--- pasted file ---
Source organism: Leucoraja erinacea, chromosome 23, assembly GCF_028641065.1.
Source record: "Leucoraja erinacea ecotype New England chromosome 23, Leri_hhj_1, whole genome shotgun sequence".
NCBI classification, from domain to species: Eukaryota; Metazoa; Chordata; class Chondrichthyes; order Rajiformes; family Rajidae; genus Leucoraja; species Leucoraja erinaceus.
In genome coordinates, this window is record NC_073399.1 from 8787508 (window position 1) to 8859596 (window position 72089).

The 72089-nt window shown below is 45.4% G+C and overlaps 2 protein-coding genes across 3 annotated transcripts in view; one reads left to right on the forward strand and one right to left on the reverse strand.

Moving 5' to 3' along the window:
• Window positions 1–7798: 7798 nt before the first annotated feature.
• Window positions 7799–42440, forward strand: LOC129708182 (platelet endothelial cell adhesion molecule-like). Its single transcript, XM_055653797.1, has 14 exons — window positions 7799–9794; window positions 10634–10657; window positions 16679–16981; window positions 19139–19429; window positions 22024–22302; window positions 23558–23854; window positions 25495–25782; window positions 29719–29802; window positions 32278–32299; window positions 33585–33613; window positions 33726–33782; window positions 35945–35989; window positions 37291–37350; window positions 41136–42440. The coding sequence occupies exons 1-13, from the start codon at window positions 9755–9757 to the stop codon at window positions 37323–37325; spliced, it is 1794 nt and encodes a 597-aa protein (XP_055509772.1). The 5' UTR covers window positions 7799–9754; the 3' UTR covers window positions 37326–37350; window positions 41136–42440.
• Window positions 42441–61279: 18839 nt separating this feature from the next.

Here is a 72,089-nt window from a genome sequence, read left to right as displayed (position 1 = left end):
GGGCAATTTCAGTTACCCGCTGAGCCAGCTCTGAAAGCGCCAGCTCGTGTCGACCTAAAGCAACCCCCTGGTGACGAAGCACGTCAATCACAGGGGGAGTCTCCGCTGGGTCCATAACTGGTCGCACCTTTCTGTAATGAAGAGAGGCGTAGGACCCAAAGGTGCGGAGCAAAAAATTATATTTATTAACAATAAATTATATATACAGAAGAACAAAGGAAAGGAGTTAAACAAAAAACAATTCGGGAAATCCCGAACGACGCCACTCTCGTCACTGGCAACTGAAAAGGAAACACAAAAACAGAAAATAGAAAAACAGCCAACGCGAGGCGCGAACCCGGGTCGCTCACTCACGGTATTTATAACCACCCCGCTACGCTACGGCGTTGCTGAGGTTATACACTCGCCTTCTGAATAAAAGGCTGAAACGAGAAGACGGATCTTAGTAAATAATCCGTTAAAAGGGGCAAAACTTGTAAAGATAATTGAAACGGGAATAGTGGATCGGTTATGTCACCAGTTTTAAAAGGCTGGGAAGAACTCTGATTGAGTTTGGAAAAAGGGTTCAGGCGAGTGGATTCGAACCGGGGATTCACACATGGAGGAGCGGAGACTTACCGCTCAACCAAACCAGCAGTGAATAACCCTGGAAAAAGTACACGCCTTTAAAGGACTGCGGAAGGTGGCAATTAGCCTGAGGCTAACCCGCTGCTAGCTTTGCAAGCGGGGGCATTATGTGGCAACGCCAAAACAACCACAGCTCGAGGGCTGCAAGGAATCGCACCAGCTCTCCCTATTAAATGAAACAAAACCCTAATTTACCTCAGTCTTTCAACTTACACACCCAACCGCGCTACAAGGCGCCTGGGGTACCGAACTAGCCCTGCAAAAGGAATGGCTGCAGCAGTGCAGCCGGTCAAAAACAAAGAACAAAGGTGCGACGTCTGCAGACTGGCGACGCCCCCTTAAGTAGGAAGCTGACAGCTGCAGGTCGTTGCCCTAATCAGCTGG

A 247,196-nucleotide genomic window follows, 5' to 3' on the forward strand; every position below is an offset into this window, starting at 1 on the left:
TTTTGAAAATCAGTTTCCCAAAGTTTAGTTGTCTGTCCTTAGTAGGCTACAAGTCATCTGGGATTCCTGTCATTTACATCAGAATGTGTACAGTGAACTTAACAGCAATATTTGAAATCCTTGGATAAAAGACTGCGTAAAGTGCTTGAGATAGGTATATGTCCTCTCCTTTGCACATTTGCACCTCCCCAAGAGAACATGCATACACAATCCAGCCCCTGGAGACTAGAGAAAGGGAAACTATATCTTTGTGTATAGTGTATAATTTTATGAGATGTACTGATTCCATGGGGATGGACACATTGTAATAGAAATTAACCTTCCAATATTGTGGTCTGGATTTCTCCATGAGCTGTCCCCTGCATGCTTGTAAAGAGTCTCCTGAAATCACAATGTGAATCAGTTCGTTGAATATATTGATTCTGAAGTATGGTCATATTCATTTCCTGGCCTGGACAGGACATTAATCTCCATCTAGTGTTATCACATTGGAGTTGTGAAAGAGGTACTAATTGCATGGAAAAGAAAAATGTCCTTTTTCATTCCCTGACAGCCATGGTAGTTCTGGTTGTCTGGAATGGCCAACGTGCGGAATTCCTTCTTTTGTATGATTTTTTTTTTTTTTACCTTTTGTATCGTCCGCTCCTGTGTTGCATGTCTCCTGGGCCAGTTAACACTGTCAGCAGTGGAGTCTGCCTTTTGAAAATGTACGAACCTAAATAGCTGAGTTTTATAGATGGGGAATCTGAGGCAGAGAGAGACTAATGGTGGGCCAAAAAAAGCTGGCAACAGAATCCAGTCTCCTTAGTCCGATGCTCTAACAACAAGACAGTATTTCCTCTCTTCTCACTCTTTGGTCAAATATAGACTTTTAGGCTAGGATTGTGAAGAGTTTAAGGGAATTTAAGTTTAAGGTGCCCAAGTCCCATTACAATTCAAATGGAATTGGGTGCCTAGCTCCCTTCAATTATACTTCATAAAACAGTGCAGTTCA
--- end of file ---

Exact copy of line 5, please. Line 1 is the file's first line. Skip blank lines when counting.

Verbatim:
The 72089-nt window shown below is 45.4% G+C and overlaps 2 protein-coding genes across 3 annotated transcripts in view; one reads left to right on the forward strand and one right to left on the reverse strand.